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Recommendations for combined scheduler/GTD todo iPhone app?

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  • Recommendations for combined scheduler/GTD todo iPhone app?

    Hello all-

    I recently got an iPod Touch (basically an iPhone without the phone service) and am wanting to migrate from my old paper-based system to a digital one. However, I have modified the "standard GTD" system to meet my own needs, and I haven't yet found a good iPhone GTD app that works with my modifications. I've read the reviews on a lot of them (the app store needs some serious organization or better keyword searching, but I digress) and I've downloaded the free trial versions of a few, and I've even bought a few full versions. However, I'm quickly realizing that I could spend _way too much_ time or money searching around for a perfect or close-to-perfect app, so I'm asking anyone here who could make a recommendation.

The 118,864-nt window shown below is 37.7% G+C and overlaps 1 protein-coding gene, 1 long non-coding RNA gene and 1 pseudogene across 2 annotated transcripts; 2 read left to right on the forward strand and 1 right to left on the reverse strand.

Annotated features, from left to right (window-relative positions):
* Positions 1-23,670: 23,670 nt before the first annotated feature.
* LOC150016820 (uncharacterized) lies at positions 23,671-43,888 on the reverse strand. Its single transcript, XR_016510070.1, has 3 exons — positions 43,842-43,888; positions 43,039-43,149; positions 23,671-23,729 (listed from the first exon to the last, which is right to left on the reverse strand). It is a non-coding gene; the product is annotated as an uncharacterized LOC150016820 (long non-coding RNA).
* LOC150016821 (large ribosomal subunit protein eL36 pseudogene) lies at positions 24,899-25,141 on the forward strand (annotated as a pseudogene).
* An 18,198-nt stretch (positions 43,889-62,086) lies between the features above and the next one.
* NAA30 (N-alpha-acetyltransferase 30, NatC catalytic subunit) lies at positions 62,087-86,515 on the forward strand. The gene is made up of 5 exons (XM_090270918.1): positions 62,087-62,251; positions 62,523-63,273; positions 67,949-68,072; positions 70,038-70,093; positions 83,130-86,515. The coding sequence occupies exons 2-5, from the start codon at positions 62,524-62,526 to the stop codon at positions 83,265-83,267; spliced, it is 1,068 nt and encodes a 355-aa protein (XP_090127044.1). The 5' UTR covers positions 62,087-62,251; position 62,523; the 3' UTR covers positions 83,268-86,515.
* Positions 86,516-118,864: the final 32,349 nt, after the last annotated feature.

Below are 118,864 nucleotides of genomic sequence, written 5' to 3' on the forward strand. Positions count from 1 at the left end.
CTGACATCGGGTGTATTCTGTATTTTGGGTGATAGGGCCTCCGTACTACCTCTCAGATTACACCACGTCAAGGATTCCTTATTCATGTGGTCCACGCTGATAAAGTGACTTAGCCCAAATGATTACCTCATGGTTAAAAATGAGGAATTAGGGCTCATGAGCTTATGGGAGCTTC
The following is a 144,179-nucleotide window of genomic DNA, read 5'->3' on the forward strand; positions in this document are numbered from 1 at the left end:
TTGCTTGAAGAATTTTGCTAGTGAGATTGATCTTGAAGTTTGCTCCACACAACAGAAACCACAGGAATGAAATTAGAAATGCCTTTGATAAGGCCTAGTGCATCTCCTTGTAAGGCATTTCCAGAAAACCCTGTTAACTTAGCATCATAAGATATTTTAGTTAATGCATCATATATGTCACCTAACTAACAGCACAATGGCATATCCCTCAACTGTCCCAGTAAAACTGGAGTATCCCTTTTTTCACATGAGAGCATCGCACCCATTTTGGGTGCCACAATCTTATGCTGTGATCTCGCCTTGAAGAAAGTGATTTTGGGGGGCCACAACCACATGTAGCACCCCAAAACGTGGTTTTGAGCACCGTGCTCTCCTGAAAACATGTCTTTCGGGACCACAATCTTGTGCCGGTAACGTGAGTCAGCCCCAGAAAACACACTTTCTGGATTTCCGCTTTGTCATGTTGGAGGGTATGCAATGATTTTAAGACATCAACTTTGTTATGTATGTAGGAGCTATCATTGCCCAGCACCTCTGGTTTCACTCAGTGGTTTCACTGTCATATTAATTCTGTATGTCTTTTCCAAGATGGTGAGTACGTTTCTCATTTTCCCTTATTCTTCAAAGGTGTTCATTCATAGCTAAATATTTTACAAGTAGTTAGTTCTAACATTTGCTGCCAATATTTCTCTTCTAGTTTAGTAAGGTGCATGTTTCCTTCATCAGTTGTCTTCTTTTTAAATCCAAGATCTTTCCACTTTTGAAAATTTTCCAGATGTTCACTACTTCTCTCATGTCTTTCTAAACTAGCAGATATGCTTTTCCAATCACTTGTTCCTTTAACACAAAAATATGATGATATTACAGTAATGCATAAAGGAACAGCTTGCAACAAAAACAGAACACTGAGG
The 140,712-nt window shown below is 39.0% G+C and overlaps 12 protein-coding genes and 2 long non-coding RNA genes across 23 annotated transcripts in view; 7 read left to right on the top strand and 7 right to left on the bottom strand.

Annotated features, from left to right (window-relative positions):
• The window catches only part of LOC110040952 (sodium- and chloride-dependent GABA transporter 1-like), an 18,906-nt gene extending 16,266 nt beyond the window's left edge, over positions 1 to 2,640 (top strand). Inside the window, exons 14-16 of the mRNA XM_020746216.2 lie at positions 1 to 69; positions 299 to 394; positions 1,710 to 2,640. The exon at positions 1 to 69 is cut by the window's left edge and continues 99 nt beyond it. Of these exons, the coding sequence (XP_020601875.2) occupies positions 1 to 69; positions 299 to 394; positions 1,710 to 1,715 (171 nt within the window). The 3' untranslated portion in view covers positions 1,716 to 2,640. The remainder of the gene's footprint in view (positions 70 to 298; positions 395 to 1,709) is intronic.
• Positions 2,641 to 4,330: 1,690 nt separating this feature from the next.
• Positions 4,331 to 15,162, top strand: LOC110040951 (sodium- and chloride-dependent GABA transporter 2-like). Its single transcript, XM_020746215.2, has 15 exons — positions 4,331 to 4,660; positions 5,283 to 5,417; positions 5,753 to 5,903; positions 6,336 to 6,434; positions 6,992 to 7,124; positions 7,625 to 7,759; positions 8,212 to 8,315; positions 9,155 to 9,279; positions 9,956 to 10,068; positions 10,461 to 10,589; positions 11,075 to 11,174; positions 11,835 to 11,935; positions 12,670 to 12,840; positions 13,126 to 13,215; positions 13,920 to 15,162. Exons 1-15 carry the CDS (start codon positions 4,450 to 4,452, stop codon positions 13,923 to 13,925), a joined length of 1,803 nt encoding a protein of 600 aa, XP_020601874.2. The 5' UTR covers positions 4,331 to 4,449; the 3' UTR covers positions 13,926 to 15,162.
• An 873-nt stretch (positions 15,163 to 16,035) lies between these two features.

Let me start by explaining my modification to the "standard GTD": I put many of my next actions on my calendar. Yes, yes, I know, the calendar/day planner/scheduler/whatever is suppose to be sacred territory in GTD systems, but I've found that that doesn't work for me mainly for two reasons.